Wherever you are in London, chances are that it's not been long since you last used an old factory of some sort. Perhaps you drank coffee in one, perhaps you had a dance in one, perhaps you even live in one.
There's no clearer — or, perhaps, more poignant —- sign of how Britain and its capital city have changed over the past 50 years or so than the gradual loss of heavy industry, and the repurposing of the buildings that came with it. Manufacturing is in London's past, right?
Actually, although London today has the nation's smallest proportion of employees working in this sector, it's wrong to assume that nothing gets made here. A surprising array of products is made here for global markets, and each should be celebrated.
The industrial cycle
Take the Brompton folding bike: a London design classic; almost half a million of them have been made since 1976. Brompton's newest base is in Greenford. But this is a city full of both cyclists and cycle-makers. South London Saddles, for instance, specialises in funky upholstery.
Some of your McVitie's Hobnobs and Digestives are still made in Harlesden by United Biscuits at a factory — the largest of its kind in Europe — said to output 25 million biscuits a day. Meanwhile the likes of Biscuiteers in Kennington make luxurious, iced alternatives.
Employing over 2,000 people, the Ford plant in Dagenham is one of the world's powerhouses of diesel engine production. Another business driving London is BIZ, which began 200 years ago as a sheet metal business and now manufactures different types of go-karts near Enfield.
London's heart and sole
London's had a shoemaking industry for centuries. But did you know that Hackney is home to dance-footwear specialists Freed — who sell to professional ballet dancers and to amateurs in 50 countries — or that Mudlark & Co craft their sandals in Leyton?
Catering for all tastes
From a factory in Bermondsey, Kaymet makes aluminium trays and trolleys, and counts Harrods among its stockists. Proprietor Mark Brearley also happens to be the pioneer of the Made in London project (a rather handy resource for compiling this article).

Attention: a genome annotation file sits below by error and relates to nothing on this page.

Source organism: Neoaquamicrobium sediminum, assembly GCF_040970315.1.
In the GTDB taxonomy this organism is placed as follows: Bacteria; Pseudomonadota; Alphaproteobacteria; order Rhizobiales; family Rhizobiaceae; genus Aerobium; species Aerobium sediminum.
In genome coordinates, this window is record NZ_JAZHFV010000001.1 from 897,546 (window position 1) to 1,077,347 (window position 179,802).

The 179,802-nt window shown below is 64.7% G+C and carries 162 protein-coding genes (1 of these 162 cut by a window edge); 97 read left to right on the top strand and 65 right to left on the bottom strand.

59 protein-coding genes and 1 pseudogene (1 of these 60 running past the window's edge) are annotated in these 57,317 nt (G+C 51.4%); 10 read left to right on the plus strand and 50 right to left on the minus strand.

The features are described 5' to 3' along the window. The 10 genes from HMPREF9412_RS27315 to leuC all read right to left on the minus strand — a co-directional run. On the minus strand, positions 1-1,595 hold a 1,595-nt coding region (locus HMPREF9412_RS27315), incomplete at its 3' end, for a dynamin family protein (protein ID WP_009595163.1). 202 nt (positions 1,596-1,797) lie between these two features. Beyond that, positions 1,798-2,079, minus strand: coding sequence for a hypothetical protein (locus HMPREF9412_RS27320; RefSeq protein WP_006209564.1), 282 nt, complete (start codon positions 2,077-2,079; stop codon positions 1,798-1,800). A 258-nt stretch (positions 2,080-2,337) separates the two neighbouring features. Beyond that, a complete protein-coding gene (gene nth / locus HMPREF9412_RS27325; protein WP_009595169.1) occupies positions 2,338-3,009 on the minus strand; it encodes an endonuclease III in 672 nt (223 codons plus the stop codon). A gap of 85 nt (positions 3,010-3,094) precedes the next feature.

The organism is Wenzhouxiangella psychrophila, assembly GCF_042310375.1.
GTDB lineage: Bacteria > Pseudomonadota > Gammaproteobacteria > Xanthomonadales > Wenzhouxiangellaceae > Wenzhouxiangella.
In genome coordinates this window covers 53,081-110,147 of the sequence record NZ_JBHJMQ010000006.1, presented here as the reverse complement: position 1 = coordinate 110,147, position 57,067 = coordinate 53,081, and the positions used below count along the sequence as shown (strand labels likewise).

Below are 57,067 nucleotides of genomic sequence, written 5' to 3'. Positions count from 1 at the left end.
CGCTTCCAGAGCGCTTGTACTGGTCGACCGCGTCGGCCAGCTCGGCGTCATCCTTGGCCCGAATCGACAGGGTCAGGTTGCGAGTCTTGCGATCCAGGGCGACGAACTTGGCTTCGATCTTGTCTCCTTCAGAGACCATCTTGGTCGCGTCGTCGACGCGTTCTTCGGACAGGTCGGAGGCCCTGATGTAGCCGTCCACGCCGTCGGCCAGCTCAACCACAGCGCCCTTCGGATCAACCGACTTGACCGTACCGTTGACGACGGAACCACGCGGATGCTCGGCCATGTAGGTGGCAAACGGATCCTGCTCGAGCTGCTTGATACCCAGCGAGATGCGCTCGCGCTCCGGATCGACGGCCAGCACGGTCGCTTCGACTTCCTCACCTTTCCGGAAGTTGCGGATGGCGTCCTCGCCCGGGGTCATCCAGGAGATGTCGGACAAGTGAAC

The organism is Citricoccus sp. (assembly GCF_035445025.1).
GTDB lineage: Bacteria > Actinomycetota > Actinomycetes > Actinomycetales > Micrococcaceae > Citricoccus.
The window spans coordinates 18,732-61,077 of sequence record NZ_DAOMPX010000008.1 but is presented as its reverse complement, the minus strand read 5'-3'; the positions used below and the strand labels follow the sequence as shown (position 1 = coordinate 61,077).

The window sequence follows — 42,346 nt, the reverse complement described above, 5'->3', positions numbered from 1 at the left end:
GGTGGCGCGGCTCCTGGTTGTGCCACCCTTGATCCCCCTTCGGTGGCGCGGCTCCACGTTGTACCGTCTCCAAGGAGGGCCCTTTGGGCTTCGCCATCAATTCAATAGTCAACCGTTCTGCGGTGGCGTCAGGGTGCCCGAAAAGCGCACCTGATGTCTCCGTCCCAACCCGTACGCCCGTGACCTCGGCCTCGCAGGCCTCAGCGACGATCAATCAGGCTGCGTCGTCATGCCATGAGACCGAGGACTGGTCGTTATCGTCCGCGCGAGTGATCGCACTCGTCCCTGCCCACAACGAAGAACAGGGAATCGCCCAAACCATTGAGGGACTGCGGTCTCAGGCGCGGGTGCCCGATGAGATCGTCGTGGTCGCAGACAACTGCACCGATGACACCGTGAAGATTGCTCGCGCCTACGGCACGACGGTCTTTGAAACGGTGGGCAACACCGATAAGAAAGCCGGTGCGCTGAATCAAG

Bristling with quality
Paintbrushes are one of life's essentials for creatives and home-refurbishers alike — both of whom abound in a city like this — and the likes of Handover supply that need from Finsbury Park and other locations. Buckingham Palace and Parliament are among their customers.
A rainy-day business plan
You're never far from a drop of precipitation in London, and a number of umbrella-makers exist here. Like Lockwood in Haggerston, Fox Umbrellas in Croydon, and the wholesalers Ince Umbrellas, of Bethnal Green — who for 200 years have relied on the nearby market of the City.
Music to our ears
London's music industry has taken a thrashing in recent years. While AS Potter are still able to handmake instruments from Deptford, David Antony Reid performs repairs in Battersea but was forced by finances to move guitar-making out of the city. But Paxman, a French horn-maker in Southwark, actually moved its manufacturing here as recently as 2012.
Great designs, on tap
Perrin & Rowe claims to be the UK's largest kitchen and bathroom brassware manufacturer, making taps, showers, and the like. What's intriguing is that a business like this is hardly even 'out of town' by today's standards: it’s well within the M25, at Rainham.
'Doner' underestimate the range of products London makes
Based in north London as the name implies, Archway Sheet Metal Works specialises in stainless steel products and was set up 50 years ago to try and cater for an expanding ethnic community. One of its top sellers? The kebab machine.